Good strategy inherently involves trade-offs: choosing one path and not the other. Competitors trying to be all things to all people are the easiest to beat. The mark of a great company is that their trade-offs result in extreme focus, enabling them to carve out a distinct position in consumers’ awareness. Mention a great company’s name and one thing will immediately come to mind: their distinct position (e.g., Walmart = low prices). Say a mediocre company’s name and you’re left searching for their position, usually winding up with nothing more than their general market category. To compete at an optimal level demands the discipline to make trade-offs. Oftentimes, these trade-offs involve things that your competitors cannot or will not do. As former world chess champion Garry Kasparov said, “What separates a winner from a loser at the grandmaster level is the willingness to do the unthinkable. A brilliant strategy is, certainly, a matter of intelligence, but intelligence without audaciousness is not enough. I must have the guts to explode the game, to upend my opponent’s thinking and, in so doing, unnerve him.”22
A tool that can be used to help gauge your trade-offs relative to the competition is the Trade-Off Zone. The Trade-Off Zone is a visual representation of the trade-offs, or lack thereof, being made in a market. The tool identifies five common trade-off factors, and additional factors can be added if they figure prominently in the customer’s value equation. The five primary benefit factors are quality, convenience, cost, service, and selection. Competitors are plotted in the low, medium, or high zone for each factor based on their performance delivering that particular benefit. Figure 2.3 provides an example of the Trade-Off Zone.
To construct a Trade-Off Zone for your business, first select the specific type of customer that the offering is targeting. In some cases, the root of poor strategy is trying to be all things to all customers. If some potential customers are not happy with how you’re choosing to bring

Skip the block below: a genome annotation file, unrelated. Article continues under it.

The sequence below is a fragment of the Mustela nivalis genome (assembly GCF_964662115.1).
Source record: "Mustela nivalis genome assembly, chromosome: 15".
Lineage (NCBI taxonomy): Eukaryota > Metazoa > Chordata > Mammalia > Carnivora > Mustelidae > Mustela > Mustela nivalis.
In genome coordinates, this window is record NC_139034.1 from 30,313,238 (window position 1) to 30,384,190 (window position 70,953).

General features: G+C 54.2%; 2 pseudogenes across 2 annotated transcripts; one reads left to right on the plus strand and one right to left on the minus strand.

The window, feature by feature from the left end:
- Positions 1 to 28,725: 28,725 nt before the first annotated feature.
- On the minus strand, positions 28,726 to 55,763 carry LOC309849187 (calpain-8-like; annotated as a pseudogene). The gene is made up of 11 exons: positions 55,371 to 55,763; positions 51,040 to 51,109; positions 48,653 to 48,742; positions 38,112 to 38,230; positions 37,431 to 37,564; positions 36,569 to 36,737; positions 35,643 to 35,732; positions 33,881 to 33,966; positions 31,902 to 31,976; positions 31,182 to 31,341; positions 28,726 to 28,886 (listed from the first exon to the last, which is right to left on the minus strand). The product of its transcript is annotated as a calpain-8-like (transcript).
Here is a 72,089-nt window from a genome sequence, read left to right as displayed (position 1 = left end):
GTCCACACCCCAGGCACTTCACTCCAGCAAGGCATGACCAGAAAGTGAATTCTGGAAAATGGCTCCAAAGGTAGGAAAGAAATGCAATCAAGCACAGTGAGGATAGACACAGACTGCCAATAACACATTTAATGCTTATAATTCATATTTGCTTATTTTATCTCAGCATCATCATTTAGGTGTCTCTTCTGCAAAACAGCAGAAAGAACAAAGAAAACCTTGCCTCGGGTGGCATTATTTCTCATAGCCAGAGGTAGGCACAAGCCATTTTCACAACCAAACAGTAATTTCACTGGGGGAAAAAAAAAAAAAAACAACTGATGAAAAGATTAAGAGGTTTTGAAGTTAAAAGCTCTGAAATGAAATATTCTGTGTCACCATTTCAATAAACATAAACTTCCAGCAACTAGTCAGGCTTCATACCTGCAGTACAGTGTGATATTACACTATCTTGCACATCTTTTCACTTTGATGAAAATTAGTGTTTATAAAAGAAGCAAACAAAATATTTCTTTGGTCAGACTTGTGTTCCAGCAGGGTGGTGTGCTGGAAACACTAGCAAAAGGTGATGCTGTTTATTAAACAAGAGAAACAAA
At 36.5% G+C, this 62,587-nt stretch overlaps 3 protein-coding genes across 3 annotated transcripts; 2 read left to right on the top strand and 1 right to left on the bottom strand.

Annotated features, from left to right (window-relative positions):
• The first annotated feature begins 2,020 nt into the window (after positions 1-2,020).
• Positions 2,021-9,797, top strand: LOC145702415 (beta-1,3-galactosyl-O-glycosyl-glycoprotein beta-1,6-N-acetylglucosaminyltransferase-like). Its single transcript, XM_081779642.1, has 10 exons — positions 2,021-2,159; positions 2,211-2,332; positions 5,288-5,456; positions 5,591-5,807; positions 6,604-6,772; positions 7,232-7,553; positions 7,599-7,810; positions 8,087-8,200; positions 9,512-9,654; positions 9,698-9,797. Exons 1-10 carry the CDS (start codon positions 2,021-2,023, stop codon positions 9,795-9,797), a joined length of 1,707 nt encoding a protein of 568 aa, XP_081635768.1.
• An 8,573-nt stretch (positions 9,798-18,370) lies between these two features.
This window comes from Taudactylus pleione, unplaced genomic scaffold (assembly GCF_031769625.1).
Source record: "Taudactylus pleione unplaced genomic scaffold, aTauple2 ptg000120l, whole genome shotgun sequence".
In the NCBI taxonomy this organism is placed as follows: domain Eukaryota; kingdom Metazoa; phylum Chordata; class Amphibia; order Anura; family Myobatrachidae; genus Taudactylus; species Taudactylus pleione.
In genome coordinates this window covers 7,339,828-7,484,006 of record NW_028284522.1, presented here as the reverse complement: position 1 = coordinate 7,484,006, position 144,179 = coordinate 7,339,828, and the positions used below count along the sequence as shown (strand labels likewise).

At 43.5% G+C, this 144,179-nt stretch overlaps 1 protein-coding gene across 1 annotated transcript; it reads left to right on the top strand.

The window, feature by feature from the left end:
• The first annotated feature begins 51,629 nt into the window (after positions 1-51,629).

Figure 2.3 Trade-Off Zone
value to the market, it’s a sign that trade-offs have been made. The point is that effective strategy is going to upset some potential customers, be they internal or external customers. Learn to live with it. Just as a real leader isn’t going to please all followers, a real strategy isn’t going to please all customers.
The manager then rates their offering for each of the trade-off factors as low, medium, or high, as seen by the targeted customer. Competitive offerings are then plotted, creating trade-off profiles, to determine where differentiation exists within the Trade-Off Zone. If your trade-off profile mirrors the competition, work needs to be done to determine the trade-off factors targeted customers value, and how to create positive differentiation around them.
Figure 2.4 provides an example of the Trade-Off Zone for three fictitious technology companies, representing the three different value disciplines: TechnoStar (product leadership), CustoSolution (customer intimacy), and CostAlert (operational excellence).
Using the Trade-Off Zone, it becomes apparent which benefit factors each company is using to steer customers to their offering. Customers
Figure 2.4 Trade-Off Zone for Three Companies
with a greater demand for quality would be more likely to choose TechnoStar, while those customers more interested in cost savings would prefer CostAlert. Those wanting higher service and selection would prefer CustoSolution. Based on the value discipline your company invests a disproportionate amount of resources into, the resulting trade-off profile should show points of difference among the benefit factors. If you are bringing differentiated value to customers, this will be reflected in differences in the Trade-Off Zone. If your offering is at parity, you’ll see competitive convergence or a mirroring of trade-off profiles with your competition.
The following questions can start your thinking about the Trade-Off Zone:
- • Which specific customer types are you choosing to serve?
- • Which potential customer types are you choosing not to serve?
- • Which benefit factors does your targeted customer most value?
- • Which of the trade-off factors are you able to provide the most differentiated value to your targeted customers?
- • Which benefit factors are you not going to focus on?
As you construct the Trade-Off Zone for your business, keep in mind your desired target customer. The way you configure your trade-offs will not appeal to everyone. Therefore, you must have a clear picture of the factors of value that are most relevant to your target customer. In fact, if you’ve developed a sound strategy built on legitimate tradeoffs, there will be certain types of potential customers who won’t like your configuration of trade-offs at all. This is a difficult concept for some leaders to wrap their head around. “Are you saying some potential customers won’t like us at all?” Yes.